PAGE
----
Devika, a food historian, just completed a VR lecture series that reminds her virtual students that technology has driven every big shift in food and symbiotically reshaped our societies. Her lectures are offered on-demand throughout the world and viscerally take curious learners into the time when the plow and sickle ended a nomadic era, eventually giving rise to towns and small cities. Then thousands of years later, they see how electricity enabled refrigeration and freezing allowed food to be stored, transported and saved over broad swaths of time and distance — which spurred the shift from individual family farms to large industrial enterprises, eventually run with huge machines and employing less than 1% of our population. 

These innovations ultimately freed families to move out to newly-formed suburbs, shop in mega-grocery stores and shift their work into new computer-enabled knowledge economy industries such as the burgeoning era of food science (her momma’s expertise back in the day), and the adoption of GMO seeds that resisted infestation, increased yields and boosted both shelf life and nutrition. Food scientists learned to substitute natural ingredients with over 6000 chemical compounds such as “potato protein isolates” and “pulp extenders” which could be sourced, “manufactured” (vs grown) and sold at scale, allowing food companies to create consistent food forms, build demand around the world and turn into global conglomerates able to satisfy escalating shareholder and retailer appetites. 

While in many ways these advances improved our standard of living and allowed Americans to spend ever less of their wages on food (down to less than 7% in when Devika was born), it also resulted in an industrial food system with huge and damaging external impacts — from tons (literally) of plastic packaging floating in the world’s oceans, to environmental crises (e.g., water use/waste/contamination and high carbon emissions), antibiotic resistance, chronic illnesses such as obesity, diabetes, autism and depression, as well as a rise in devastating diseases such as cancer and heart disease. While some considered the backlash against this industrial food complex elitist at the time, historians today believe it was the moment we were able to fundamentally rebalance unsustainable inequities in many areas of life.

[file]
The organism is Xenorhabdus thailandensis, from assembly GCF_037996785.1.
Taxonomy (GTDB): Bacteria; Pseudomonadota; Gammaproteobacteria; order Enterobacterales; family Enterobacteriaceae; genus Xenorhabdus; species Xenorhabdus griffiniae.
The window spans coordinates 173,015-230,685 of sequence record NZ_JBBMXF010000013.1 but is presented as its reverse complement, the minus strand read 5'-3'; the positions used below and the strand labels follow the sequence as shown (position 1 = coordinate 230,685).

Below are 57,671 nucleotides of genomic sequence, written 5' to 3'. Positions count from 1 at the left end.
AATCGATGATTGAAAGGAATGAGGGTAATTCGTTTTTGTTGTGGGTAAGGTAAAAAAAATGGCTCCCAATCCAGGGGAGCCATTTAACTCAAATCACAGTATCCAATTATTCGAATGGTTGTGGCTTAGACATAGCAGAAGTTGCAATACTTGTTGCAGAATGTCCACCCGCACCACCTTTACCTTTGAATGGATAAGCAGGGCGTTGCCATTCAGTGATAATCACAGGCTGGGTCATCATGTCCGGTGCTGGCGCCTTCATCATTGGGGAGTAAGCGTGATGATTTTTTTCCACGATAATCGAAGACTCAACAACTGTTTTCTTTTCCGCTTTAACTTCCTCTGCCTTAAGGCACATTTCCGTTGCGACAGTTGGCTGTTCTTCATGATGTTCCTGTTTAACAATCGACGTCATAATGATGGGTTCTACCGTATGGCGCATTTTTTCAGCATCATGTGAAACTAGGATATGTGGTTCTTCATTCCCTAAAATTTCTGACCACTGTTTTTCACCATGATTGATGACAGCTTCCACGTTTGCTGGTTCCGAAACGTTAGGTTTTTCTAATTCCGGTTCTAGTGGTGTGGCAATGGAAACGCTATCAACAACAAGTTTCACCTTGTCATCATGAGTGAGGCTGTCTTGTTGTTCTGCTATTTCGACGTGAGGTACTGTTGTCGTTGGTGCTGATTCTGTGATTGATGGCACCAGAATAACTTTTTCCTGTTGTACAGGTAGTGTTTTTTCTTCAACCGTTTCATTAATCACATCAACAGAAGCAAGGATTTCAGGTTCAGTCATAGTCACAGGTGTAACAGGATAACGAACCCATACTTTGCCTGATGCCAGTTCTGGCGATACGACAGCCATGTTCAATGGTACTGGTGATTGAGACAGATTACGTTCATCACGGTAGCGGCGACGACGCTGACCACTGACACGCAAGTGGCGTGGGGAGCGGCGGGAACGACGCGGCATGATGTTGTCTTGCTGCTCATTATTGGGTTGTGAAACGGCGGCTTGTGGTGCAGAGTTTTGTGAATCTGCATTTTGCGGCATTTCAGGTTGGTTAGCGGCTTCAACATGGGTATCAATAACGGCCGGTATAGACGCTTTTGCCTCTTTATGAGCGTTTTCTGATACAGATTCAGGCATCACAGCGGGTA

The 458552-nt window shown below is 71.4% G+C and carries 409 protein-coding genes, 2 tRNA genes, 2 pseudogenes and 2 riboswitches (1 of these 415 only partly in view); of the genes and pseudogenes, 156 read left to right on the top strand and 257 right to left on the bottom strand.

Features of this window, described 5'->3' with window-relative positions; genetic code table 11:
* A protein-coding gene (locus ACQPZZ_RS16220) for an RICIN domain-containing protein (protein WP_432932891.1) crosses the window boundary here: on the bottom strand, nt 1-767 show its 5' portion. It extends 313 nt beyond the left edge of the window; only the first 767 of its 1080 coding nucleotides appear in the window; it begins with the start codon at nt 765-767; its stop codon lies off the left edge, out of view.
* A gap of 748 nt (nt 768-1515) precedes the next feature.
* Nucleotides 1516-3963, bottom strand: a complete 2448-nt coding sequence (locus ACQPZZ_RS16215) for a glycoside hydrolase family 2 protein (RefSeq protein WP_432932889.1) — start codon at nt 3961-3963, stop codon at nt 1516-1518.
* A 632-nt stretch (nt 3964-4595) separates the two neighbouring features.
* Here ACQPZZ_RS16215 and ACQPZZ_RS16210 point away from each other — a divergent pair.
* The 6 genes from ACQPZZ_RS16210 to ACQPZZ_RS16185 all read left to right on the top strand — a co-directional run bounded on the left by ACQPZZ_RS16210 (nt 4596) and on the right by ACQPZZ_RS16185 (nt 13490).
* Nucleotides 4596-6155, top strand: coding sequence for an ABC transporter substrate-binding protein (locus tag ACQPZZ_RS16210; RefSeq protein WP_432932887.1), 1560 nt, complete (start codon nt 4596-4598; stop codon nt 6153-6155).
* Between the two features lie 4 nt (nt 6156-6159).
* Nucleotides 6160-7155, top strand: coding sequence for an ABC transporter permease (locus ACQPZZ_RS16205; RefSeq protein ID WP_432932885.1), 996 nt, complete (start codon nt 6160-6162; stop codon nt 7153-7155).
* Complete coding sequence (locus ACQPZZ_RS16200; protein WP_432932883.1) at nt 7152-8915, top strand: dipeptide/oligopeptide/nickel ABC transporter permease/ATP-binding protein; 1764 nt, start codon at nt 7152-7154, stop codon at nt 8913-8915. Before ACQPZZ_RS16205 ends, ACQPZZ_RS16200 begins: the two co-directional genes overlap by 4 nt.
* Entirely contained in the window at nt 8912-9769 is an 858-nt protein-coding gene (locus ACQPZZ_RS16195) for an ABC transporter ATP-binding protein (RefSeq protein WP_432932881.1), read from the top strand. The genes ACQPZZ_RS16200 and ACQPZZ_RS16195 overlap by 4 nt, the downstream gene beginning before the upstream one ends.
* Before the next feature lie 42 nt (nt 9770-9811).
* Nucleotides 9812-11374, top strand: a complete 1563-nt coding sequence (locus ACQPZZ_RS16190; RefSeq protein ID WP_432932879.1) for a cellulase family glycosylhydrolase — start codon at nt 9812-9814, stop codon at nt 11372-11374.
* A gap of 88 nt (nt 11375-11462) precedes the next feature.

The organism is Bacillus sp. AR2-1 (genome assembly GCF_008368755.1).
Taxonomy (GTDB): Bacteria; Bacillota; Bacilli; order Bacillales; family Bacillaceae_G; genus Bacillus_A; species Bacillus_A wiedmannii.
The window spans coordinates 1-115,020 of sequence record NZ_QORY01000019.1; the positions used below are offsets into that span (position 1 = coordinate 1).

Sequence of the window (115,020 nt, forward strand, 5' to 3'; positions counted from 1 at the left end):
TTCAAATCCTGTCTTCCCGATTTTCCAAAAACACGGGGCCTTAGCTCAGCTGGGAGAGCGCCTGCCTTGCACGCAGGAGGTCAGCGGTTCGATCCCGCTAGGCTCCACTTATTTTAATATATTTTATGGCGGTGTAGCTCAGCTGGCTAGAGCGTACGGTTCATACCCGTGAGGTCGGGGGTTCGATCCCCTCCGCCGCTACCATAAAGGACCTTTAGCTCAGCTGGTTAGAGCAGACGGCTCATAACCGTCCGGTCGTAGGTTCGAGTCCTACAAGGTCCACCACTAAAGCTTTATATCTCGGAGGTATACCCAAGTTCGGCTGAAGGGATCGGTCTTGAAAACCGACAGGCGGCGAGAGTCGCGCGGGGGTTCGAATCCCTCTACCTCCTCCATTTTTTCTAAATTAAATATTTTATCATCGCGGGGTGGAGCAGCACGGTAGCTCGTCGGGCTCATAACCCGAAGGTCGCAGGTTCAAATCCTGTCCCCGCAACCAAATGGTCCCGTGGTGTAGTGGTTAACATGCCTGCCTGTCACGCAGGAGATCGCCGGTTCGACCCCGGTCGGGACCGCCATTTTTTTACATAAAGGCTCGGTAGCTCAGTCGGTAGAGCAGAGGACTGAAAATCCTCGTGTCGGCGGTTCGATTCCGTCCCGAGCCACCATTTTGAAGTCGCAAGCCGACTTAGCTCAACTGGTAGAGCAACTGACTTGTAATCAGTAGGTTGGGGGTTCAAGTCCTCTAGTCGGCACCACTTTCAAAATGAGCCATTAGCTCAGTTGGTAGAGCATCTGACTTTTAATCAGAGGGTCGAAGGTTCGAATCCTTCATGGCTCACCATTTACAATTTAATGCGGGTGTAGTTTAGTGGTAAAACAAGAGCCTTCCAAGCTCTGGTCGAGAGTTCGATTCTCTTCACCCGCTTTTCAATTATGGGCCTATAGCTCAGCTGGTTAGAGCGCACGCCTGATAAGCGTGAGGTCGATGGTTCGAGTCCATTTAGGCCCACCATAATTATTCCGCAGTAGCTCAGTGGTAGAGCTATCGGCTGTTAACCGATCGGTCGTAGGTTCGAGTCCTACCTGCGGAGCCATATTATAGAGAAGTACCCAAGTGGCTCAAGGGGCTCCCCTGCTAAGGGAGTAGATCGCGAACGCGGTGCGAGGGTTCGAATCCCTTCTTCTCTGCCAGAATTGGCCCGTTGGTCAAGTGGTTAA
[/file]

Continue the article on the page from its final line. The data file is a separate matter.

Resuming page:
Rosa is proud of her family’s commitment to this new era of food. Tonight she enjoyed meeting the founder of Dinner Drones, a service she delights in watching dance through the sky as they share sunset dessert on the expansive balcony. Another perfectly planned meal, expertly prepared by robot chefs (and the kids in the building), with leftovers shared via drone with anyone around town who had to stay in that evening. 

After lively conversations on the most recent test results of her updated brain augmentation hardware, she and Devika have a quick hologram chat their with their parents — now both working to expand vertical farming throughout Africa — before they head out to participate in an immersive performance playing in town this week. Later Rosa spends the night in one the building’s many cozy guest pods, where she has a fresh idea for the infinite e-novel she continues to collaboratively write (three years and counting). Dinner with family always makes her feel so well taken care of.